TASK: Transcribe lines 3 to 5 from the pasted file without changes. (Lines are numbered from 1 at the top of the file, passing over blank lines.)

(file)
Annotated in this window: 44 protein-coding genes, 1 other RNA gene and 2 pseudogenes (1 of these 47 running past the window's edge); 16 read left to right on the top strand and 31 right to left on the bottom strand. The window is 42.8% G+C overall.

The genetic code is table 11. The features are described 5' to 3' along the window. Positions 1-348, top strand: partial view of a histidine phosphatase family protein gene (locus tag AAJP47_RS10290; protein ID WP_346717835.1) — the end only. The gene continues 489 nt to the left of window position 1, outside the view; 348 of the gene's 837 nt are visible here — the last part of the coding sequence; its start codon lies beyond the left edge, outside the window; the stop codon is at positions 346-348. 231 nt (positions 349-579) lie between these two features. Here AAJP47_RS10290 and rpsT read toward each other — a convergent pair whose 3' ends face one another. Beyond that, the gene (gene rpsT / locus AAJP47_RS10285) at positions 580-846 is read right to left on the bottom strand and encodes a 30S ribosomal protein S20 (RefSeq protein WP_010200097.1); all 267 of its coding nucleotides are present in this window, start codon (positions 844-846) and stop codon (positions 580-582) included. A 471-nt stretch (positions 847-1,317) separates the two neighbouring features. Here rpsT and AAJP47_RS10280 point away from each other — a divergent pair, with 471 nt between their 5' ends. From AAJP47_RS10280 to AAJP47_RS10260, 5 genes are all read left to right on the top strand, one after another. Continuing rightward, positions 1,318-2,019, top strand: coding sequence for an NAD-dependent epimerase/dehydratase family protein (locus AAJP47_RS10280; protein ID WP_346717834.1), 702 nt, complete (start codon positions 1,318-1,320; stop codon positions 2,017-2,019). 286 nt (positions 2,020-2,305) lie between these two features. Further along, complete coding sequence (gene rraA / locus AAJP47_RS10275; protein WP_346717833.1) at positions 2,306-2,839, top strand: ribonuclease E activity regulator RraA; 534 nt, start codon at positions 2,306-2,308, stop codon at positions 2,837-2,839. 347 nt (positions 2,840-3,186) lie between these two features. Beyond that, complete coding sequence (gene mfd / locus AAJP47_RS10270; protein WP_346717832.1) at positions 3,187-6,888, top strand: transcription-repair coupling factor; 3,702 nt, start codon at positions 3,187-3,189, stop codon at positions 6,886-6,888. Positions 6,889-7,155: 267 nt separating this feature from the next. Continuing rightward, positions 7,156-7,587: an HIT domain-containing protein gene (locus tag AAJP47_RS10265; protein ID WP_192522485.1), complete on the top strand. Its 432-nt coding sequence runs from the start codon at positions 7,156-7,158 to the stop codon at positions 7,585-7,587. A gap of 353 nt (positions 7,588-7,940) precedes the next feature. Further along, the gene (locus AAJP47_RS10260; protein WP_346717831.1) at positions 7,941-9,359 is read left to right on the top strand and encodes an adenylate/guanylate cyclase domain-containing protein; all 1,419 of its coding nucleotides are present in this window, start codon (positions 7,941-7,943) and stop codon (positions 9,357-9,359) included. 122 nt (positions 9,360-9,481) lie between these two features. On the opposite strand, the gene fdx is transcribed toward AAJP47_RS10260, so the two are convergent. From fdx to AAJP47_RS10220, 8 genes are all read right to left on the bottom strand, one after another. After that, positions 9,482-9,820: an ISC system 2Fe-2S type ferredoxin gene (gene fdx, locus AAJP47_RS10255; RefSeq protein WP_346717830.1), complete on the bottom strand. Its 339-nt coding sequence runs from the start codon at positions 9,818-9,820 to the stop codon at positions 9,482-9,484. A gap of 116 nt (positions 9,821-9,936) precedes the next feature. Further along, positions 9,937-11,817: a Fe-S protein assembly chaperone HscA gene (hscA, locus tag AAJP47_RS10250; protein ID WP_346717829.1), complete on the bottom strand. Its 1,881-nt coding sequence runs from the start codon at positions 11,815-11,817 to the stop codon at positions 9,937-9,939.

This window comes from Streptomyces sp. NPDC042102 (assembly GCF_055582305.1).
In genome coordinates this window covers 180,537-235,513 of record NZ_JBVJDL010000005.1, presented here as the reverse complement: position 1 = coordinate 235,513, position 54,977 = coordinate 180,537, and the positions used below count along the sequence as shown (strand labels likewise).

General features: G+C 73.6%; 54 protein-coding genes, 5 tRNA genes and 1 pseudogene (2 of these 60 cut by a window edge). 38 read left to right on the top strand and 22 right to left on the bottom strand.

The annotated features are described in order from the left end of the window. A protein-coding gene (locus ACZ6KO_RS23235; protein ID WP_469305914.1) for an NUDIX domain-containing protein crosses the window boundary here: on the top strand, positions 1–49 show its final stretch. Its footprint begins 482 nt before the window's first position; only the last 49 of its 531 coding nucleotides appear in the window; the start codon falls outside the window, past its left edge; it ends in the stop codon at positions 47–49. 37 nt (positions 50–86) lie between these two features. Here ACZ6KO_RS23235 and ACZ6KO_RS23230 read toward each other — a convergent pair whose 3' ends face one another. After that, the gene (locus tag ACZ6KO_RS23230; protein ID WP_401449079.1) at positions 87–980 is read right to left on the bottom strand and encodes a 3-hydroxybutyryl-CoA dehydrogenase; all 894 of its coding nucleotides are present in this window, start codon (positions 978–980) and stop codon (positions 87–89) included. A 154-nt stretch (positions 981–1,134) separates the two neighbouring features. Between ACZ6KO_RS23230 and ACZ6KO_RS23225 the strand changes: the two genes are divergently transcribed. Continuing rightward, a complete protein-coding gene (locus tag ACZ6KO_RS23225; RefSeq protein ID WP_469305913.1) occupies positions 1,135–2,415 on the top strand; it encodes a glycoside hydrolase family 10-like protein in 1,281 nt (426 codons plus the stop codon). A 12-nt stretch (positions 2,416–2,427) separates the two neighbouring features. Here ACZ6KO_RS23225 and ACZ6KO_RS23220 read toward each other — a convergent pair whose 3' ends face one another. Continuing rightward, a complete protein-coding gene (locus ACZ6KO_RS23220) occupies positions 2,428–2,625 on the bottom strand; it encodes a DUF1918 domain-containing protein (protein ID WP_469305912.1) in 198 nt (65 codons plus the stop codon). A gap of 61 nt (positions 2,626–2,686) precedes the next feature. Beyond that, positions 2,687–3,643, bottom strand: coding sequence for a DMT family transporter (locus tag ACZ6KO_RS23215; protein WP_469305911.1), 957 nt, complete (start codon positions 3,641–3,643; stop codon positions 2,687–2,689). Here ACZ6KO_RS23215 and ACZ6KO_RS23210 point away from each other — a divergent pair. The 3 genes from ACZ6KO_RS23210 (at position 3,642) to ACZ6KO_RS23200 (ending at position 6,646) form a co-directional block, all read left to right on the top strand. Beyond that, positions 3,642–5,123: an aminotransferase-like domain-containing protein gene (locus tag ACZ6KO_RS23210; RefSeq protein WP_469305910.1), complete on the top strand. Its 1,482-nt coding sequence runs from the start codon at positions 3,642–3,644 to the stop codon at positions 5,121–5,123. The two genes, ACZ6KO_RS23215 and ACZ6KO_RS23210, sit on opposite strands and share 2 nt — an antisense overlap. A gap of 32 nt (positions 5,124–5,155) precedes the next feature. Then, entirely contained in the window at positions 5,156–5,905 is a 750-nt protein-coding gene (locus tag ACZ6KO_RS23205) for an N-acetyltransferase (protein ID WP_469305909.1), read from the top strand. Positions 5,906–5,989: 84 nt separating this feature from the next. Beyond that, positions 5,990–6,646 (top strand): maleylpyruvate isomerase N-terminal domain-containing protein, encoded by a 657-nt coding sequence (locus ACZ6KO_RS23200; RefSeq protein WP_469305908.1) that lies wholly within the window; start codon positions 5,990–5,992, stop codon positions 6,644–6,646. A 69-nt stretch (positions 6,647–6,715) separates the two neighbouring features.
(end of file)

This window comes from Streptomyces sp. NPDC042102 (assembly GCF_055582305.1).
In genome coordinates this window covers 180,537-235,513 of record NZ_JBVJDL010000005.1, presented here as the reverse complement: position 1 = coordinate 235,513, position 54,977 = coordinate 180,537, and the positions used below count along the sequence as shown (strand labels likewise).

General features: G+C 73.6%; 54 protein-coding genes, 5 tRNA genes and 1 pseudogene (2 of these 60 cut by a window edge). 38 read left to right on the top strand and 22 right to left on the bottom strand.